150-foot shoreline buffer is subject for debate

Published on Thu, Nov 6, 2008 by Jack Kintner

Read More News

150-foot shoreline buffer is subject for debate

By Jack Kintner

The same state-mandated 150-foot shoreline buffer that has caused such strong opposition at the county level will be considered by the Blaine Planning Commission at a public hearing next Thursday, November 13, in the council chambers at city hall.

The proposed zoning change would prohibit new structures within 150 feet of a marine shoreline, class one streams or lakes greater than 20 acres in size. For Blaine, that includes the shoreline along Drayton Harbor and Semiahmoo Bay and property along Dakota Creek.

Blaine’s community development director Terry Galvin said that while Blaine must comply with state laws, he is committed to finding “a way to make this all work” for waterfront land owners within the city limits. The trigger for this, he explained, is a state statute that requires using the best available science in updating the zoning regulations in critical areas such as shorelines, something that the growth management act requires cities and counties to do every 10 years.

“Using that, they came up with a 150-buffer along shorelines where new construction or hard structures would be prohibited,” Galvin said, “but that doesn’t mean we can’t apply a number of variations, or variances.”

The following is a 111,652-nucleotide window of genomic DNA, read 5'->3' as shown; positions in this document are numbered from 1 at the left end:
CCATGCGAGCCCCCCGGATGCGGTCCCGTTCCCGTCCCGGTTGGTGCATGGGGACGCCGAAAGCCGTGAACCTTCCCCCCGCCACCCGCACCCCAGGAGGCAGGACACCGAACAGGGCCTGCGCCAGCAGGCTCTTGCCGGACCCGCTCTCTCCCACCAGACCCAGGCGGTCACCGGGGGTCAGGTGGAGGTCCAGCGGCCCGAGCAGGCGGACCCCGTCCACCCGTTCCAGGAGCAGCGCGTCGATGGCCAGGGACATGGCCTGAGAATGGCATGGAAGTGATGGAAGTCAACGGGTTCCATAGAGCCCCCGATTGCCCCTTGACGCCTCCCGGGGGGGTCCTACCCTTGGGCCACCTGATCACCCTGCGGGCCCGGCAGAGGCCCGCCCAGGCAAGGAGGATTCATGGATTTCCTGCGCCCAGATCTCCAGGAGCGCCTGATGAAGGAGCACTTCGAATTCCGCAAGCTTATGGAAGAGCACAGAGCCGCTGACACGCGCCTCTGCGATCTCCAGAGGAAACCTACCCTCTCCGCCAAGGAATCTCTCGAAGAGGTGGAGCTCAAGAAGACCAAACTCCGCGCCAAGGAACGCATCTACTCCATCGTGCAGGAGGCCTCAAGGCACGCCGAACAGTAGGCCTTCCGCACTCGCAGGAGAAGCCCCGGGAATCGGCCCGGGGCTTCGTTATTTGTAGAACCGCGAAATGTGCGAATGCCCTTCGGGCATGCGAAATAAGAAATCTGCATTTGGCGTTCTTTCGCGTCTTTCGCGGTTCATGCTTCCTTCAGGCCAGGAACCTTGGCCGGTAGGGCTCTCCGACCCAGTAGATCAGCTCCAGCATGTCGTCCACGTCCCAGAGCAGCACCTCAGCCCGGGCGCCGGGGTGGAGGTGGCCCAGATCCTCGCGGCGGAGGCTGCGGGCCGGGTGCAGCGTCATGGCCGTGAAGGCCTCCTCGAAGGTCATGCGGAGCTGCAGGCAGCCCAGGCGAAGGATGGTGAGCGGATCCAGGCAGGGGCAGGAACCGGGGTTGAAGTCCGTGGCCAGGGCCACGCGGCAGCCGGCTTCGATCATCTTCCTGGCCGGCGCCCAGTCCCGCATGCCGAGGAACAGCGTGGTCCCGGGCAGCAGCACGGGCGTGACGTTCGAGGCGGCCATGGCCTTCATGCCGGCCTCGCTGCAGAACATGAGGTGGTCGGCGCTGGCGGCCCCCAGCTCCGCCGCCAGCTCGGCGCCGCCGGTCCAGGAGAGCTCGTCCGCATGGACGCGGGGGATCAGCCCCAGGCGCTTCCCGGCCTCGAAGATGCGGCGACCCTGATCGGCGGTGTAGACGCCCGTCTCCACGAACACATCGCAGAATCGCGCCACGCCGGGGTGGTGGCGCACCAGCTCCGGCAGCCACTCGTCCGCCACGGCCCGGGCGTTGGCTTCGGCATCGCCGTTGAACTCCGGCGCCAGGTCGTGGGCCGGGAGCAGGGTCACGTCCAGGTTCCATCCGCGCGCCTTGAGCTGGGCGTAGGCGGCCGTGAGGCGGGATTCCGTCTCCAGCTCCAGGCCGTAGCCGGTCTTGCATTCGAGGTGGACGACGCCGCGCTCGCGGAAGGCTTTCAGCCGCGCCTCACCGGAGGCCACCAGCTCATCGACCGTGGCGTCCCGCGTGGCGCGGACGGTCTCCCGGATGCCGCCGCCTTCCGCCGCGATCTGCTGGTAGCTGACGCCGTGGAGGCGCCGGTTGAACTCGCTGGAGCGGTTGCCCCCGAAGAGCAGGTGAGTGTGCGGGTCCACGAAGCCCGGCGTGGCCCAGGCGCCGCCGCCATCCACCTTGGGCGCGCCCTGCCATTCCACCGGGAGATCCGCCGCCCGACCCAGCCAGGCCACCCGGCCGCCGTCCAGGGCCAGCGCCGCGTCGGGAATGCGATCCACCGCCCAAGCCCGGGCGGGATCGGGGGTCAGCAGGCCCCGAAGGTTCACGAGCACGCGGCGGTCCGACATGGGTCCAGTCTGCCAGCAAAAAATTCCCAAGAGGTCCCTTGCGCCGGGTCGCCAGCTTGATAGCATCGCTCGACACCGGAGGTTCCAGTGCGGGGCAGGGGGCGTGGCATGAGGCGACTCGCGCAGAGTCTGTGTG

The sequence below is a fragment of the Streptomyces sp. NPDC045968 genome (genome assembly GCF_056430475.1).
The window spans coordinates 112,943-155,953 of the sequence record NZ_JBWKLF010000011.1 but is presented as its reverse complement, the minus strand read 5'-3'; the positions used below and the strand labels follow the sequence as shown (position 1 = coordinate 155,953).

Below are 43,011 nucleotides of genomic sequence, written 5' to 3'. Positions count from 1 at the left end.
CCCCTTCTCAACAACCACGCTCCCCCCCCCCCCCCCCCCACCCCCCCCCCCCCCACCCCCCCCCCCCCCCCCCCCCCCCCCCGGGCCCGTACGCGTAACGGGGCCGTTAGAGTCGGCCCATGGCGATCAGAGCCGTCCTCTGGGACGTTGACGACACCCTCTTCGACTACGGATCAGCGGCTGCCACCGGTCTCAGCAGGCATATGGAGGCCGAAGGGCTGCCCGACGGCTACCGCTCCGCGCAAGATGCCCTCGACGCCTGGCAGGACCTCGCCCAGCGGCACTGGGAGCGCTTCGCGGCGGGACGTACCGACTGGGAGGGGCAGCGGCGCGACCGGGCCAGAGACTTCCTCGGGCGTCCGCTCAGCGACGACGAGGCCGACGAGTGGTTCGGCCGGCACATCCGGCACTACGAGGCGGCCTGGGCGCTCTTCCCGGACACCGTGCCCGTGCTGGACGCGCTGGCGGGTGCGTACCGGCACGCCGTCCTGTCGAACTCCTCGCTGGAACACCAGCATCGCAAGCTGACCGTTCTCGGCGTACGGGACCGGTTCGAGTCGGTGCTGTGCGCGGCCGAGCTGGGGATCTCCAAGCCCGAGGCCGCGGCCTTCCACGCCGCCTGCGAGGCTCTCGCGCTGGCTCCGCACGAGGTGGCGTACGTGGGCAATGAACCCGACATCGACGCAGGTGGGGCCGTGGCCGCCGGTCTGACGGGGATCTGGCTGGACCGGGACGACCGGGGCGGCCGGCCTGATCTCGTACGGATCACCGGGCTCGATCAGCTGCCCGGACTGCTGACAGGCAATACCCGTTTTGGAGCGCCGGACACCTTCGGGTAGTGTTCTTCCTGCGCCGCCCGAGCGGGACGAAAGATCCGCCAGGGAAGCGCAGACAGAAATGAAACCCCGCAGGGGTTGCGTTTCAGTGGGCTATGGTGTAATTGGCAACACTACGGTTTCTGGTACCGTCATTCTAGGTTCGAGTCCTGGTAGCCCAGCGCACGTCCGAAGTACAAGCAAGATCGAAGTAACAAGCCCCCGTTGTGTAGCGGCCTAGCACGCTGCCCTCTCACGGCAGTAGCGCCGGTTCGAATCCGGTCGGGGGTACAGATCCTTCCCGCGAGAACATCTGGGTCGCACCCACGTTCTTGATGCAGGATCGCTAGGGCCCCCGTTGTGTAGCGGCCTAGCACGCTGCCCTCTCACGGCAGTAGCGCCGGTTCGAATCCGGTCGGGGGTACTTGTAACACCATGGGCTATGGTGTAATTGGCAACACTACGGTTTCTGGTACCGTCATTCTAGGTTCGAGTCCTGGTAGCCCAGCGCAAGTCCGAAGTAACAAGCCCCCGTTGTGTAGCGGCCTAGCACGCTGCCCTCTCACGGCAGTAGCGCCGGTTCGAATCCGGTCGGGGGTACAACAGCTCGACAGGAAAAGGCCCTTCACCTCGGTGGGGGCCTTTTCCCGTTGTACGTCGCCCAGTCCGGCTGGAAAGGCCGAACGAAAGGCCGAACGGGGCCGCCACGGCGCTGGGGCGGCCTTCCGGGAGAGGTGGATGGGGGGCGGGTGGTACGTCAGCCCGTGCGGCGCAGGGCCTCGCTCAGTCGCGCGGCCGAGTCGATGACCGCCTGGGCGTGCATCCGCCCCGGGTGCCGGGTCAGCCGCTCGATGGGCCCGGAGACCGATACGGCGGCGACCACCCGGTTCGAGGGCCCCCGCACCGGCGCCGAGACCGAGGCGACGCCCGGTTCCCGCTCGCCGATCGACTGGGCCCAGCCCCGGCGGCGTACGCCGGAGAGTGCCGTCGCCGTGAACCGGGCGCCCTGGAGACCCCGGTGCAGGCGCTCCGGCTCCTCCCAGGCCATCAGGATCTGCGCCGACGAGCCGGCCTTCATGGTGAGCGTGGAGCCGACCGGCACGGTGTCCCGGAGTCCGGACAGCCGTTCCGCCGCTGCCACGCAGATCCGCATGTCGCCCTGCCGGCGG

The chief impact of the proposal inside Blaine would be on undeveloped residential lots. “We don’t have a lot of property that’s affected by this, mostly in the Montfort Park neighborhood. We need to comply with the state requirements but my job is to help people find ways to develop their property in a reasonable and economically sound manner. We need to keep in mind that people build near shorelines for the views and access,” Galvin said.

New or rebuilt construction could come no closer than 150 feet to a shoreline, including new additions to existing construction and other hard structures such as bulkheads. An existing structure could be expanded away from the shoreline, but expanding laterally, or parallel to the shoreline, could pose problems if the existing structure is within the 150-foot buffer. Expanding an existing structure further into the buffer, or toward the shoreline, would be prohibited.

The planning commission hearing is set for 7 p.m. The staff report outlining the proposed changes is available on the city’s website at www.ci.blaine.wa.us.